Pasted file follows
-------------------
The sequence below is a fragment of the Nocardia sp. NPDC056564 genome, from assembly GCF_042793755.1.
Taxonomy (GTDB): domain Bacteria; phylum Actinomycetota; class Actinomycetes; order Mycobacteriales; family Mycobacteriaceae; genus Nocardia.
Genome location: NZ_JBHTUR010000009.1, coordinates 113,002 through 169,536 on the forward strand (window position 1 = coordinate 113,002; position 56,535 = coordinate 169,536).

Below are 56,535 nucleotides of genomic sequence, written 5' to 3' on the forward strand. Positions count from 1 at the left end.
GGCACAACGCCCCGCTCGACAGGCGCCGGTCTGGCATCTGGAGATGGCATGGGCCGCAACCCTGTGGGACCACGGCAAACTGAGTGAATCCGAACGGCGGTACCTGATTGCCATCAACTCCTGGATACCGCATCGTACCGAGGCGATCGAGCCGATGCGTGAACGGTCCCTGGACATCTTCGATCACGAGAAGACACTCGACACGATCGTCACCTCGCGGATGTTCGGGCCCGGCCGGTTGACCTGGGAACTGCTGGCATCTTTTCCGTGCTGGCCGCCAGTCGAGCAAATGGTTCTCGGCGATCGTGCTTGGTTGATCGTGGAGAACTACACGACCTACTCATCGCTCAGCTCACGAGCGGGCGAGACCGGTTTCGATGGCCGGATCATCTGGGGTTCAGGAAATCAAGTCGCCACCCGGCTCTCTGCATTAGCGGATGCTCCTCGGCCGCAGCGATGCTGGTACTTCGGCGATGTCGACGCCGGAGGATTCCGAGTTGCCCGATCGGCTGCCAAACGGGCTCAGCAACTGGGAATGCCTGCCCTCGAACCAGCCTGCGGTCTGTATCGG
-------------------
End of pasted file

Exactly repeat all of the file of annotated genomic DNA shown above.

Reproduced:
The sequence below is a fragment of the Nocardia sp. NPDC056564 genome, from assembly GCF_042793755.1.
Taxonomy (GTDB): domain Bacteria; phylum Actinomycetota; class Actinomycetes; order Mycobacteriales; family Mycobacteriaceae; genus Nocardia.
Genome location: NZ_JBHTUR010000009.1, coordinates 113,002 through 169,536 on the forward strand (window position 1 = coordinate 113,002; position 56,535 = coordinate 169,536).

Below are 56,535 nucleotides of genomic sequence, written 5' to 3' on the forward strand. Positions count from 1 at the left end.
GGCACAACGCCCCGCTCGACAGGCGCCGGTCTGGCATCTGGAGATGGCATGGGCCGCAACCCTGTGGGACCACGGCAAACTGAGTGAATCCGAACGGCGGTACCTGATTGCCATCAACTCCTGGATACCGCATCGTACCGAGGCGATCGAGCCGATGCGTGAACGGTCCCTGGACATCTTCGATCACGAGAAGACACTCGACACGATCGTCACCTCGCGGATGTTCGGGCCCGGCCGGTTGACCTGGGAACTGCTGGCATCTTTTCCGTGCTGGCCGCCAGTCGAGCAAATGGTTCTCGGCGATCGTGCTTGGTTGATCGTGGAGAACTACACGACCTACTCATCGCTCAGCTCACGAGCGGGCGAGACCGGTTTCGATGGCCGGATCATCTGGGGTTCAGGAAATCAAGTCGCCACCCGGCTCTCTGCATTAGCGGATGCTCCTCGGCCGCAGCGATGCTGGTACTTCGGCGATGTCGACGCCGGAGGATTCCGAGTTGCCCGATCGGCTGCCAAACGGGCTCAGCAACTGGGAATGCCTGCCCTCGAACCAGCCTGCGGTCTGTATCGG